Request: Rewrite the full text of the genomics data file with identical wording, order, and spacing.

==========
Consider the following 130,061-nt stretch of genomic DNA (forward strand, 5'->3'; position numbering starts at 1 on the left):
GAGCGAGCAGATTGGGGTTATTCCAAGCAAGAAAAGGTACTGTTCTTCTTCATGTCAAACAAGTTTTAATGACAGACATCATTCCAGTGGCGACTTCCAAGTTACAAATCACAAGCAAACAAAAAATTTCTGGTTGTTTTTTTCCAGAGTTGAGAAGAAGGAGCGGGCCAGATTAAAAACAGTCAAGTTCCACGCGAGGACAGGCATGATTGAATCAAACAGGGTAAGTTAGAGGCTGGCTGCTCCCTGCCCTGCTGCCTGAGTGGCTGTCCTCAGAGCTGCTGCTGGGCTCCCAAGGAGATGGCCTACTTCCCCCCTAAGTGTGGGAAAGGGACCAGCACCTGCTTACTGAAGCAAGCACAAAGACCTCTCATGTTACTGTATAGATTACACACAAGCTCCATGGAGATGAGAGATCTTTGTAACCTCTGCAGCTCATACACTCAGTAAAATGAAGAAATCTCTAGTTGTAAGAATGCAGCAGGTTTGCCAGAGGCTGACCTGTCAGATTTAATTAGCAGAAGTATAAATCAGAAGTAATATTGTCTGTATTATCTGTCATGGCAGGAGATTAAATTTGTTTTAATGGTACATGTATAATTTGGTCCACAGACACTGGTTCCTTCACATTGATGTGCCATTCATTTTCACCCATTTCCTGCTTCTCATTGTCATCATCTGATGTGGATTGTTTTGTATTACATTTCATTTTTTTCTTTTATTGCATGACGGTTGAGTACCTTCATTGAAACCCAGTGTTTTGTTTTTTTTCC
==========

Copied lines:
Consider the following 130,061-nt stretch of genomic DNA (forward strand, 5'->3'; position numbering starts at 1 on the left):
GAGCGAGCAGATTGGGGTTATTCCAAGCAAGAAAAGGTACTGTTCTTCTTCATGTCAAACAAGTTTTAATGACAGACATCATTCCAGTGGCGACTTCCAAGTTACAAATCACAAGCAAACAAAAAATTTCTGGTTGTTTTTTTCCAGAGTTGAGAAGAAGGAGCGGGCCAGATTAAAAACAGTCAAGTTCCACGCGAGGACAGGCATGATTGAATCAAACAGGGTAAGTTAGAGGCTGGCTGCTCCCTGCCCTGCTGCCTGAGTGGCTGTCCTCAGAGCTGCTGCTGGGCTCCCAAGGAGATGGCCTACTTCCCCCCTAAGTGTGGGAAAGGGACCAGCACCTGCTTACTGAAGCAAGCACAAAGACCTCTCATGTTACTGTATAGATTACACACAAGCTCCATGGAGATGAGAGATCTTTGTAACCTCTGCAGCTCATACACTCAGTAAAATGAAGAAATCTCTAGTTGTAAGAATGCAGCAGGTTTGCCAGAGGCTGACCTGTCAGATTTAATTAGCAGAAGTATAAATCAGAAGTAATATTGTCTGTATTATCTGTCATGGCAGGAGATTAAATTTGTTTTAATGGTACATGTATAATTTGGTCCACAGACACTGGTTCCTTCACATTGATGTGCCATTCATTTTCACCCATTTCCTGCTTCTCATTGTCATCATCTGATGTGGATTGTTTTGTATTACATTTCATTTTTTTCTTTTATTGCATGACGGTTGAGTACCTTCATTGAAACCCAGTGTTTTGTTTTTTTTCC